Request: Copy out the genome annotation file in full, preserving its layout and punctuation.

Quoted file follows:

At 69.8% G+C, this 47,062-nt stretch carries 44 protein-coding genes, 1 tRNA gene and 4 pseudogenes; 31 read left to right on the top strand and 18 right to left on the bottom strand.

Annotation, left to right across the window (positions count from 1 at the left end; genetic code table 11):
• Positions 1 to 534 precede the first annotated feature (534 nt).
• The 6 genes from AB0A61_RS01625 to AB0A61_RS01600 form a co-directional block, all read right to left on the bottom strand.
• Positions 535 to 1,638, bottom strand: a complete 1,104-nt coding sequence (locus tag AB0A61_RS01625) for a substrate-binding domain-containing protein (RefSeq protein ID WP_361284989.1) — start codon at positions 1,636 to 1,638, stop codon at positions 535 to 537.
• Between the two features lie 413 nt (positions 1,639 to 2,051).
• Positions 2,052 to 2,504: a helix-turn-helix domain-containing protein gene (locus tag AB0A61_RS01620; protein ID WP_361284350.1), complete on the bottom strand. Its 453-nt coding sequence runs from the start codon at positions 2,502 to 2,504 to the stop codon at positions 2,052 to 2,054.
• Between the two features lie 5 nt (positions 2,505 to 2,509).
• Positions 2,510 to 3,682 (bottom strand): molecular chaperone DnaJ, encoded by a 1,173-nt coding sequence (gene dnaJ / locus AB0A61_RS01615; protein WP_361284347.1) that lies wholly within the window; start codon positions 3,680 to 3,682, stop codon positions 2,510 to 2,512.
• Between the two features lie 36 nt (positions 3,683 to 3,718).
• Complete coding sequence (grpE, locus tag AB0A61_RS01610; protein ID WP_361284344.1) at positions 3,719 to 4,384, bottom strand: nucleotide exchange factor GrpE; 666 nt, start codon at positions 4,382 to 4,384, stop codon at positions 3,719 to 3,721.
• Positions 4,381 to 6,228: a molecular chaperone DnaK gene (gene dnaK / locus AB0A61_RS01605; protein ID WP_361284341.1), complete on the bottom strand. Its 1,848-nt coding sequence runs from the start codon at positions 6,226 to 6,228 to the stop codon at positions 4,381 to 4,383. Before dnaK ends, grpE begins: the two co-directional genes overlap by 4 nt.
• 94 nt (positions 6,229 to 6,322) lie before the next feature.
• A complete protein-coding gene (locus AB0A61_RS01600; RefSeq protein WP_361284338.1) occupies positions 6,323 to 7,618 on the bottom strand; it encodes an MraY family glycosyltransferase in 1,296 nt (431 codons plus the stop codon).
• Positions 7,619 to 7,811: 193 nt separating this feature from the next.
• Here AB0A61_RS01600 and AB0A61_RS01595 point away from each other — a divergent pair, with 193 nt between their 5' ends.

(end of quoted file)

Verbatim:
At 69.8% G+C, this 47,062-nt stretch carries 44 protein-coding genes, 1 tRNA gene and 4 pseudogenes; 31 read left to right on the top strand and 18 right to left on the bottom strand.

Annotation, left to right across the window (positions count from 1 at the left end; genetic code table 11):
• Positions 1 to 534 precede the first annotated feature (534 nt).
• The 6 genes from AB0A61_RS01625 to AB0A61_RS01600 form a co-directional block, all read right to left on the bottom strand.
• Positions 535 to 1,638, bottom strand: a complete 1,104-nt coding sequence (locus tag AB0A61_RS01625) for a substrate-binding domain-containing protein (RefSeq protein ID WP_361284989.1) — start codon at positions 1,636 to 1,638, stop codon at positions 535 to 537.
• Between the two features lie 413 nt (positions 1,639 to 2,051).
• Positions 2,052 to 2,504: a helix-turn-helix domain-containing protein gene (locus tag AB0A61_RS01620; protein ID WP_361284350.1), complete on the bottom strand. Its 453-nt coding sequence runs from the start codon at positions 2,502 to 2,504 to the stop codon at positions 2,052 to 2,054.
• Between the two features lie 5 nt (positions 2,505 to 2,509).
• Positions 2,510 to 3,682 (bottom strand): molecular chaperone DnaJ, encoded by a 1,173-nt coding sequence (gene dnaJ / locus AB0A61_RS01615; protein WP_361284347.1) that lies wholly within the window; start codon positions 3,680 to 3,682, stop codon positions 2,510 to 2,512.
• Between the two features lie 36 nt (positions 3,683 to 3,718).
• Complete coding sequence (grpE, locus tag AB0A61_RS01610; protein ID WP_361284344.1) at positions 3,719 to 4,384, bottom strand: nucleotide exchange factor GrpE; 666 nt, start codon at positions 4,382 to 4,384, stop codon at positions 3,719 to 3,721.
• Positions 4,381 to 6,228: a molecular chaperone DnaK gene (gene dnaK / locus AB0A61_RS01605; protein ID WP_361284341.1), complete on the bottom strand. Its 1,848-nt coding sequence runs from the start codon at positions 6,226 to 6,228 to the stop codon at positions 4,381 to 4,383. Before dnaK ends, grpE begins: the two co-directional genes overlap by 4 nt.
• 94 nt (positions 6,229 to 6,322) lie before the next feature.
• A complete protein-coding gene (locus AB0A61_RS01600; RefSeq protein WP_361284338.1) occupies positions 6,323 to 7,618 on the bottom strand; it encodes an MraY family glycosyltransferase in 1,296 nt (431 codons plus the stop codon).
• Positions 7,619 to 7,811: 193 nt separating this feature from the next.
• Here AB0A61_RS01600 and AB0A61_RS01595 point away from each other — a divergent pair, with 193 nt between their 5' ends.